IBEA Building (1919) – Nairobi’s Pink building

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IBEA Building (1919) – Nairobi’s Pink building

26
Apr,2016

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13047976_611212659033146_2598772535149167983_oI took a photo of the IBEA Building along Moi Avenue today. Built in 1919, this former centre of the Imperial British East Africa holds more history than the unlikely pink paint on its outer walls can ever conceal. This building has withstood 97 years but it may soon be forgotten.

This is my way of preserving it before it is torn down. Odhiambo might have the detailed history of the IBEA Building (1919). Several others have noticed this historical building and posted a similar photo on instagram

According to Wikipedia, the Imperial British East Africa Company (IBEAC) was the administrator of British East Africa, which was the forerunner of theEast Africa Protectorate, later Kenya. The IBEAC was a commercial association founded to develop African trade in the areas controlled by the British colonial power. Created after the Berlin Treaty of 1885, it was led by William Mackinnon and built upon his company’s trading activities in the region, with the encouragement of the British government through the granting of an imperial charter – although it remained unclear what this actually meant. It granted immunity of prosecution to British subjects whilst allowing them the right to raise taxes, impose custom duties, administer justice, make treaties and otherwise act as the government of the area.[1]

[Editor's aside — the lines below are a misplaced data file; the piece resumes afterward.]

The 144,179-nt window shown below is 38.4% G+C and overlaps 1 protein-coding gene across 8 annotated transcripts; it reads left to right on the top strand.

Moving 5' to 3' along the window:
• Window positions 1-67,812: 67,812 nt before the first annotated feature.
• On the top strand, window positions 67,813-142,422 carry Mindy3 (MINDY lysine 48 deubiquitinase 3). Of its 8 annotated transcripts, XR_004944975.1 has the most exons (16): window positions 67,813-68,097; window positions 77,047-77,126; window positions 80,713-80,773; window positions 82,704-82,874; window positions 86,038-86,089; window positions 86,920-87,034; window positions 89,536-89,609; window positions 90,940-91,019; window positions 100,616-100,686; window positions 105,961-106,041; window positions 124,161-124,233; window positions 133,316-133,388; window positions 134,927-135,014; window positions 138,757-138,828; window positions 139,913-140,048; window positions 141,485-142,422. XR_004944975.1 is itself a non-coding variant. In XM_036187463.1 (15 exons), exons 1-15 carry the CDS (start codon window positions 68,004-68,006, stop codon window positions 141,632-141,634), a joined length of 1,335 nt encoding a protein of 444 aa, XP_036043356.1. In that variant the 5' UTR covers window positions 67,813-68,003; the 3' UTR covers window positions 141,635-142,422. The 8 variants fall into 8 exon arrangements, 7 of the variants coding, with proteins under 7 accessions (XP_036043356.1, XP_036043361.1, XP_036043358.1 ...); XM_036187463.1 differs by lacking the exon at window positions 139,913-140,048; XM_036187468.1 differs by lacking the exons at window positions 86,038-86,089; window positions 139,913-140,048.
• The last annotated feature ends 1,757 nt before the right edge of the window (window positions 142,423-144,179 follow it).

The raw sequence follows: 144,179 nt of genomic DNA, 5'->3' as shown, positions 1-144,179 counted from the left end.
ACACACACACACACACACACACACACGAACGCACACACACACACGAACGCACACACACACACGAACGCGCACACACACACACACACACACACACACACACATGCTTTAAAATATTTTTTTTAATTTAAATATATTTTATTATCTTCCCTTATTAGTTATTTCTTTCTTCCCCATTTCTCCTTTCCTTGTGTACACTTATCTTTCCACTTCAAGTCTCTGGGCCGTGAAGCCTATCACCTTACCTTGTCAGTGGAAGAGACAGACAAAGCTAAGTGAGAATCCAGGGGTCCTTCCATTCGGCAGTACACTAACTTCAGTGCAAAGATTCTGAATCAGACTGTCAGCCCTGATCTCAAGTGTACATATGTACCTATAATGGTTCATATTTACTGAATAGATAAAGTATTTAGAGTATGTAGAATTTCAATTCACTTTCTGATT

britisheastafri01mcdegoog_0012Mombasa and its harbour were central to its operations, with an administrative office about 50 miles (80 km) south in Shimoni. The company was incorporated in London on 18 April 1888, and granted a royal charter by Queen Victoria on 6 September 1888.

The IBEAC oversaw an area of about 246,800 square miles (639,000 km2) along the eastern coast of Africa, its centre being at about 39° East longitude and latitude, and from 1890 also administered Uganda. The administration of British East Africa was transferred to the Foreign Office on 1 July 1895, and in 1896 so was control of Uganda.


I am still looking for more information about this iconic building.

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